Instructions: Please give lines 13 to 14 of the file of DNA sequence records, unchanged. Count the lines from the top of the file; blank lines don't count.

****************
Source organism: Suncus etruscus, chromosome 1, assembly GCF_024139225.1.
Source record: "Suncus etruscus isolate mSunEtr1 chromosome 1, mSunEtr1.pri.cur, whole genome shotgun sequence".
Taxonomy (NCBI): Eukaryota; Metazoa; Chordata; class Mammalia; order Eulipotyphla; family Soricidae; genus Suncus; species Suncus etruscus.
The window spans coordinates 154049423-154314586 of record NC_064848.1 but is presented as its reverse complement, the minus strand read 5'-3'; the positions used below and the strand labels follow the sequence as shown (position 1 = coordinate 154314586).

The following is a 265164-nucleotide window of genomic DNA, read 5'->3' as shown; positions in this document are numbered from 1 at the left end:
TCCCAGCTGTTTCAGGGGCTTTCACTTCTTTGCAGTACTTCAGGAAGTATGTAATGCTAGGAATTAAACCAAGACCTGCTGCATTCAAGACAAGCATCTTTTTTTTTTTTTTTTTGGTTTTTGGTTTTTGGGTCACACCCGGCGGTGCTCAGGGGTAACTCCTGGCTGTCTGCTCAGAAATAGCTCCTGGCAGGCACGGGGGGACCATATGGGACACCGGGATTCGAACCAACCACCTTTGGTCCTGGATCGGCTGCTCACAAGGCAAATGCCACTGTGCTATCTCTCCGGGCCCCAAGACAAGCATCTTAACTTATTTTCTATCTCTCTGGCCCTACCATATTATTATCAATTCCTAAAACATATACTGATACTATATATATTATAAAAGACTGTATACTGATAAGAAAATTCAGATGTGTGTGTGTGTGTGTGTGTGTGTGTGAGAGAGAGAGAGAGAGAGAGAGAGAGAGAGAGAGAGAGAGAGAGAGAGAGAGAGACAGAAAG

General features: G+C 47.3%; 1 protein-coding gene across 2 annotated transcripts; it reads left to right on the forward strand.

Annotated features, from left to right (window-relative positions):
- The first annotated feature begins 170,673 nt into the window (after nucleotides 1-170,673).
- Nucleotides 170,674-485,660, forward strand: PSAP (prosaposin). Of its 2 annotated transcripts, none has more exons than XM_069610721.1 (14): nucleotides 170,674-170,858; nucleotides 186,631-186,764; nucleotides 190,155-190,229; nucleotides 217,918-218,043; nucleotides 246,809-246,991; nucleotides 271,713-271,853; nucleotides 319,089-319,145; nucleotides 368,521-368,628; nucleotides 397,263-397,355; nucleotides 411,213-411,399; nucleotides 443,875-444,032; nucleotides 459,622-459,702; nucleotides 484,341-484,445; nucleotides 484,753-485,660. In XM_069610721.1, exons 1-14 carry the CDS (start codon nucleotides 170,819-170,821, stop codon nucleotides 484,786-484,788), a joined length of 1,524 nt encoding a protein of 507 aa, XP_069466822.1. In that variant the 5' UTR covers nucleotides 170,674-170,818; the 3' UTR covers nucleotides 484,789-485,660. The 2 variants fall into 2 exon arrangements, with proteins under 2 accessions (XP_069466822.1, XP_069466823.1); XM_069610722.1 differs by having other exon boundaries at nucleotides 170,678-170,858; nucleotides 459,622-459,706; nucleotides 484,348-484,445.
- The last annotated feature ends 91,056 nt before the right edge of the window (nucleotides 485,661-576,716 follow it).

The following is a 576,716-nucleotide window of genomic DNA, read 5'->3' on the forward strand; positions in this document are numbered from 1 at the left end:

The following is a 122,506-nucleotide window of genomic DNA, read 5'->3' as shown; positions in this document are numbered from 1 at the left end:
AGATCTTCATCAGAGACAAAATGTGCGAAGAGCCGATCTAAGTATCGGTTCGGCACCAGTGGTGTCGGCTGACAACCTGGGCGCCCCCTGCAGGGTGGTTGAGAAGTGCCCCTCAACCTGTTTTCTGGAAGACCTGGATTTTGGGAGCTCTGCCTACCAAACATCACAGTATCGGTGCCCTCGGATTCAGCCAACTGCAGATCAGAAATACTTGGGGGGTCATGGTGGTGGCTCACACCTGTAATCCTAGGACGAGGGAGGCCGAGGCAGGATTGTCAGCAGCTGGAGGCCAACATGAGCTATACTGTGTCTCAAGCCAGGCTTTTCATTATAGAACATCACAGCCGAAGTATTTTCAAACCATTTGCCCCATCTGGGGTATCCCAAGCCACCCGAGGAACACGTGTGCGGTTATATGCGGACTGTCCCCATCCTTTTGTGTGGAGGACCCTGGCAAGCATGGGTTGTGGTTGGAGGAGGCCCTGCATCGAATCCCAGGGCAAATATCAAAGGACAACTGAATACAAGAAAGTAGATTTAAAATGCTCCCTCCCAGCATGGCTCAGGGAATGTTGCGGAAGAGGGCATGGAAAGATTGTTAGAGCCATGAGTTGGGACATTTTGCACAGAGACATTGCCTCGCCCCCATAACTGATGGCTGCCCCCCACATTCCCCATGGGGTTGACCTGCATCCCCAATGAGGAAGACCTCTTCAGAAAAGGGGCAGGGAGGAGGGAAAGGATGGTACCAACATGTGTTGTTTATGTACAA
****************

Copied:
The following is a 122,506-nucleotide window of genomic DNA, read 5'->3' as shown; positions in this document are numbered from 1 at the left end:
AGATCTTCATCAGAGACAAAATGTGCGAAGAGCCGATCTAAGTATCGGTTCGGCACCAGTGGTGTCGGCTGACAACCTGGGCGCCCCCTGCAGGGTGGTTGAGAAGTGCCCCTCAACCTGTTTTCTGGAAGACCTGGATTTTGGGAGCTCTGCCTACCAAACATCACAGTATCGGTGCCCTCGGATTCAGCCAACTGCAGATCAGAAATACTTGGGGGGTCATGGTGGTGGCTCACACCTGTAATCCTAGGACGAGGGAGGCCGAGGCAGGATTGTCAGCAGCTGGAGGCCAACATGAGCTATACTGTGTCTCAAGCCAGGCTTTTCATTATAGAACATCACAGCCGAAGTATTTTCAAACCATTTGCCCCATCTGGGGTATCCCAAGCCACCCGAGGAACACGTGTGCGGTTATATGCGGACTGTCCCCATCCTTTTGTGTGGAGGACCCTGGCAAGCATGGGTTGTGGTTGGAGGAGGCCCTGCATCGAATCCCAGGGCAAATATCAAAGGACAACTGAATACAAGAAAGTAGATTTAAAATGCTCCCTCCCAGCATGGCTCAGGGAATGTTGCGGAAGAGGGCATGGAAAGATTGTTAGAGCCATGAGTTGGGACATTTTGCACAGAGACATTGCCTCGCCCCCATAACTGATGGCTGCCCCCCACATTCCCCATGGGGTTGACCTGCATCCCCAATGAGGAAGACCTCTTCAGAAAAGGGGCAGGGAGGAGGGAAAGGATGGTACCAACATGTGTTGTTTATGTACAA